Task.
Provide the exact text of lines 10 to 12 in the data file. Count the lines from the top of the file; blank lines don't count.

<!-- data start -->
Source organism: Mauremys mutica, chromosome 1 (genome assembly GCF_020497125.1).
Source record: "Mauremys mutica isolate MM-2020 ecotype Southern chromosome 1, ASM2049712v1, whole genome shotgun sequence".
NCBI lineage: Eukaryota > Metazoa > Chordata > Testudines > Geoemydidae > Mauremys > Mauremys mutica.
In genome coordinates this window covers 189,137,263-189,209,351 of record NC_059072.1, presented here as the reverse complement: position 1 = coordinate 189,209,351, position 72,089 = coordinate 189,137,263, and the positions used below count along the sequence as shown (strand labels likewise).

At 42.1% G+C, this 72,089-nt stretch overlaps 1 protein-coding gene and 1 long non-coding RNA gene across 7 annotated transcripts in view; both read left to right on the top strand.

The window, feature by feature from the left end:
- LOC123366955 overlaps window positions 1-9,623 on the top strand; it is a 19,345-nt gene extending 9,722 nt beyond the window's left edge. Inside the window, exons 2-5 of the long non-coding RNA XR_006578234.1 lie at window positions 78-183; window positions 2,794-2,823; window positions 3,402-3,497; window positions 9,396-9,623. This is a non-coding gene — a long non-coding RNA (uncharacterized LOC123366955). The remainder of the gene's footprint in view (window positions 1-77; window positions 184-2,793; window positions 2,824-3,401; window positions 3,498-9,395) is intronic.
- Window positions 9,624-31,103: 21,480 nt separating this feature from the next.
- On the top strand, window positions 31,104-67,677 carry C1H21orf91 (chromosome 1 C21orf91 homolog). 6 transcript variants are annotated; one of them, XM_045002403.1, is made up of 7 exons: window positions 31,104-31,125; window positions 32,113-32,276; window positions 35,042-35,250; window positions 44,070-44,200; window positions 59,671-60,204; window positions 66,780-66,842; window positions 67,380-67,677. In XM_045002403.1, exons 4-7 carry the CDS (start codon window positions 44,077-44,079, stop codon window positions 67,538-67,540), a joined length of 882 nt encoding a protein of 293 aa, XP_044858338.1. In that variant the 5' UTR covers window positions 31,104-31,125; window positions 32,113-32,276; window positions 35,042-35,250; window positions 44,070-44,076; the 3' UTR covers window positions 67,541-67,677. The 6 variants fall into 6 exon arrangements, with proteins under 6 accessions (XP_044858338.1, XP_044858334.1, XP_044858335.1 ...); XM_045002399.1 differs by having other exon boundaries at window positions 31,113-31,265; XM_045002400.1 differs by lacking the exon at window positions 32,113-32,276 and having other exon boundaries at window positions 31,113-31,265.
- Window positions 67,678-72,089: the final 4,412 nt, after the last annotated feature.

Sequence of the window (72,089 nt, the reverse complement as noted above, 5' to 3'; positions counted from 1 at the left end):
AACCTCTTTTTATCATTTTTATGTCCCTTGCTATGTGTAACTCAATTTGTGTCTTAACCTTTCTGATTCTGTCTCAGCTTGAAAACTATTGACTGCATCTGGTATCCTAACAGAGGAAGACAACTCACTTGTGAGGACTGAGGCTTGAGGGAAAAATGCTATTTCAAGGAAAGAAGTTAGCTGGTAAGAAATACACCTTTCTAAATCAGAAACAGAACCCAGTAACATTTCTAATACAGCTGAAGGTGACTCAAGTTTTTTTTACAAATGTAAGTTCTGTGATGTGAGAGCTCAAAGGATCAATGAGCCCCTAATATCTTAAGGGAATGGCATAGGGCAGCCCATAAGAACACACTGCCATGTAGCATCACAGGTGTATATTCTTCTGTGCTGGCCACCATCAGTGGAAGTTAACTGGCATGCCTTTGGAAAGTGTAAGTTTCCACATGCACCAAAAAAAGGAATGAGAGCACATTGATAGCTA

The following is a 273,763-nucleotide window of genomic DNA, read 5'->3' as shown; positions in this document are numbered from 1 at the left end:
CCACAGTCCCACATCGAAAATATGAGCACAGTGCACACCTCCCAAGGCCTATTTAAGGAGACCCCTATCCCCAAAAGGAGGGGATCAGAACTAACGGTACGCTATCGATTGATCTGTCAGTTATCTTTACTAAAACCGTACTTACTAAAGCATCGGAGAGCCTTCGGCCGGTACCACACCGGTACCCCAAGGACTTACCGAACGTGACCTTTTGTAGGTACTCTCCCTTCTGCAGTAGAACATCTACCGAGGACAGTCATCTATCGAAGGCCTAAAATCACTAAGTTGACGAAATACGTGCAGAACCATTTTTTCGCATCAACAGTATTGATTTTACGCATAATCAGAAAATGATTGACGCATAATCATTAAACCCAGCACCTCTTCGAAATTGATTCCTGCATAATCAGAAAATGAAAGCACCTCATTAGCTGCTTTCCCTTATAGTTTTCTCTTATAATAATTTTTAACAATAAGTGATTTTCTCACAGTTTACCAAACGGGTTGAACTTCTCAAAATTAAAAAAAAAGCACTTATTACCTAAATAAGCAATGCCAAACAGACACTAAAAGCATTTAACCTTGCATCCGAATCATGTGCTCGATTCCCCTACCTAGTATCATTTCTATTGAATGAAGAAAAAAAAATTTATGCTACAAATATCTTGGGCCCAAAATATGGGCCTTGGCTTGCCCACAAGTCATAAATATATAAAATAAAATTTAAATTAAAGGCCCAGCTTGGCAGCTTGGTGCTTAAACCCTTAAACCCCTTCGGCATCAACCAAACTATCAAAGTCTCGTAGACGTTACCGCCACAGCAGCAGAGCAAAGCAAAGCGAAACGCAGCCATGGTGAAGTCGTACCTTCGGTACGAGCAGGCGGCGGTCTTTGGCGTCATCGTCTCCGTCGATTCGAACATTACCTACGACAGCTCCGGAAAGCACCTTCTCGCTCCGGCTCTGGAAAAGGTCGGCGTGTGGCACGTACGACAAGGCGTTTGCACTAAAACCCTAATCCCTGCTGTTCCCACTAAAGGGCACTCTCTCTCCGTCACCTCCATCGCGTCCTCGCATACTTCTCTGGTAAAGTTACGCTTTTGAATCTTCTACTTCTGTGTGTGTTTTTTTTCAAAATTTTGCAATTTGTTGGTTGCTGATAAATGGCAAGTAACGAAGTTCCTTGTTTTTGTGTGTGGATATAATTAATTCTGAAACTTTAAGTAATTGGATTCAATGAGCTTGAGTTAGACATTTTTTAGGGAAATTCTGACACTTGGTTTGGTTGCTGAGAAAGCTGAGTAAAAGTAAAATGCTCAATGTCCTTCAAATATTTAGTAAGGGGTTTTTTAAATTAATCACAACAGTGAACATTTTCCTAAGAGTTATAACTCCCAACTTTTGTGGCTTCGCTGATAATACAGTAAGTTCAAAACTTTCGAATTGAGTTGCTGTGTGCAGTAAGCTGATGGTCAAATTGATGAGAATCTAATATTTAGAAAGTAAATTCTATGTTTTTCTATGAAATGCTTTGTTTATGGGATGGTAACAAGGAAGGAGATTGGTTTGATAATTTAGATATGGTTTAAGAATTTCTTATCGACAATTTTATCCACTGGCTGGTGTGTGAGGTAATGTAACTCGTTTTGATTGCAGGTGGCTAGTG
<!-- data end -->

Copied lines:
- Window positions 67,678-72,089: the final 4,412 nt, after the last annotated feature.

Sequence of the window (72,089 nt, the reverse complement as noted above, 5' to 3'; positions counted from 1 at the left end):
AACCTCTTTTTATCATTTTTATGTCCCTTGCTATGTGTAACTCAATTTGTGTCTTAACCTTTCTGATTCTGTCTCAGCTTGAAAACTATTGACTGCATCTGGTATCCTAACAGAGGAAGACAACTCACTTGTGAGGACTGAGGCTTGAGGGAAAAATGCTATTTCAAGGAAAGAAGTTAGCTGGTAAGAAATACACCTTTCTAAATCAGAAACAGAACCCAGTAACATTTCTAATACAGCTGAAGGTGACTCAAGTTTTTTTTACAAATGTAAGTTCTGTGATGTGAGAGCTCAAAGGATCAATGAGCCCCTAATATCTTAAGGGAATGGCATAGGGCAGCCCATAAGAACACACTGCCATGTAGCATCACAGGTGTATATTCTTCTGTGCTGGCCACCATCAGTGGAAGTTAACTGGCATGCCTTTGGAAAGTGTAAGTTTCCACATGCACCAAAAAAAGGAATGAGAGCACATTGATAGCTA